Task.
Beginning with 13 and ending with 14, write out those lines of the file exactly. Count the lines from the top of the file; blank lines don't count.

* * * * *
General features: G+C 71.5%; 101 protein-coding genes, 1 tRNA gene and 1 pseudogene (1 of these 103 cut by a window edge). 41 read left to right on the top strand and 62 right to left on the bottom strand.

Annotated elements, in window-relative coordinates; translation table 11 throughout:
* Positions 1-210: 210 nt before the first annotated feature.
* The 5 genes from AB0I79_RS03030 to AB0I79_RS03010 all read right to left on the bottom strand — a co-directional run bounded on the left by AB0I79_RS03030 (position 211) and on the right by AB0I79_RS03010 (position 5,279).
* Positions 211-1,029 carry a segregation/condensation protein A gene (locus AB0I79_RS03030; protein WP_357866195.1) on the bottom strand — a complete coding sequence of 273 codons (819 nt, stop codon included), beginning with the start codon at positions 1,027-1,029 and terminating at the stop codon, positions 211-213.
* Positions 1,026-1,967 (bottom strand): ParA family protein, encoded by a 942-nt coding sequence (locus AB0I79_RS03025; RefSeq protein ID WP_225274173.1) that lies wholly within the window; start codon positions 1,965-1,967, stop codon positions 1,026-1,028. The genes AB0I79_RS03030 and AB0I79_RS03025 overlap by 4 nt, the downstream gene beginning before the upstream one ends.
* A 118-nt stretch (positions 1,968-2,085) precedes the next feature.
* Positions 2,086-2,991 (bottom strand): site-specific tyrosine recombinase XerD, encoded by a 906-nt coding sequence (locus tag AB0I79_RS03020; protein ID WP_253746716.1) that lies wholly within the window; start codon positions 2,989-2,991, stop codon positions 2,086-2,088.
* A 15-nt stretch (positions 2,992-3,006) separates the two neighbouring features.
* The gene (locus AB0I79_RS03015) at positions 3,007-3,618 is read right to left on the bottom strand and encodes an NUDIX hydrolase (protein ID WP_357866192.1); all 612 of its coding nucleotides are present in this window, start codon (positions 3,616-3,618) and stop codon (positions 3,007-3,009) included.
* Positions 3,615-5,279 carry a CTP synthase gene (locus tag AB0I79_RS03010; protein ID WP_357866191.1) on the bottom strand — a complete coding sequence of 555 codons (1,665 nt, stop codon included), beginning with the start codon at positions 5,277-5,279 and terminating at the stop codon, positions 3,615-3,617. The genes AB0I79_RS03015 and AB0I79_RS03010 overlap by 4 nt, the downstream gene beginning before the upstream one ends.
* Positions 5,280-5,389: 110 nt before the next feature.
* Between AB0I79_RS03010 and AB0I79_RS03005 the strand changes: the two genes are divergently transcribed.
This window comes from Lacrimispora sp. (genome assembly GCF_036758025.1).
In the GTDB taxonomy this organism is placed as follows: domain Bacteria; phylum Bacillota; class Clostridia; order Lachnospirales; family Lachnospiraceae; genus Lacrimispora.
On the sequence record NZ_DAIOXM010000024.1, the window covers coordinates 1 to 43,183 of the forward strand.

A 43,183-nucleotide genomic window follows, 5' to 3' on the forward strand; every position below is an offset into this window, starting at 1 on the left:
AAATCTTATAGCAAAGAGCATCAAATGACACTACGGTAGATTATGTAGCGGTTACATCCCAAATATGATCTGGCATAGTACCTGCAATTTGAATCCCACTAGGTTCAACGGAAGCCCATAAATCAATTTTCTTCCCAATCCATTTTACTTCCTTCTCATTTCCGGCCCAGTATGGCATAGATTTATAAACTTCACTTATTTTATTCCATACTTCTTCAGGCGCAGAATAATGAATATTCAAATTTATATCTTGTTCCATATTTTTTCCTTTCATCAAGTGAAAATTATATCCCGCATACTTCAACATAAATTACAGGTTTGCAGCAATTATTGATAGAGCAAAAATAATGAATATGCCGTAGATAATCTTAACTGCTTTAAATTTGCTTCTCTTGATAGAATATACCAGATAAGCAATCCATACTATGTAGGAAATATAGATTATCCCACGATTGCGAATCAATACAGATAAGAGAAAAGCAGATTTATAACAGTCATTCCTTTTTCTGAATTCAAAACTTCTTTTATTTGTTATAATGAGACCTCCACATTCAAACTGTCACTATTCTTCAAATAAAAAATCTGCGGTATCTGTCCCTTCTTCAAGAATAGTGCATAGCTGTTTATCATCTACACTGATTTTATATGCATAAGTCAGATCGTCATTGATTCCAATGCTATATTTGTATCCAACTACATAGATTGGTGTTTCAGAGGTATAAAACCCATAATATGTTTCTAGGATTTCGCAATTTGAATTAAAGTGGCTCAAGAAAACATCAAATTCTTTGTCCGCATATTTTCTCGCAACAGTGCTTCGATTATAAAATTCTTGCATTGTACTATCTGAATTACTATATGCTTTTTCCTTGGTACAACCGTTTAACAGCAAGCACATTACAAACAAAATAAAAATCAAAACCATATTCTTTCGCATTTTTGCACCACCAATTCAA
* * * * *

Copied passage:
* Between AB0I79_RS03010 and AB0I79_RS03005 the strand changes: the two genes are divergently transcribed.
This window comes from Lacrimispora sp. (genome assembly GCF_036758025.1).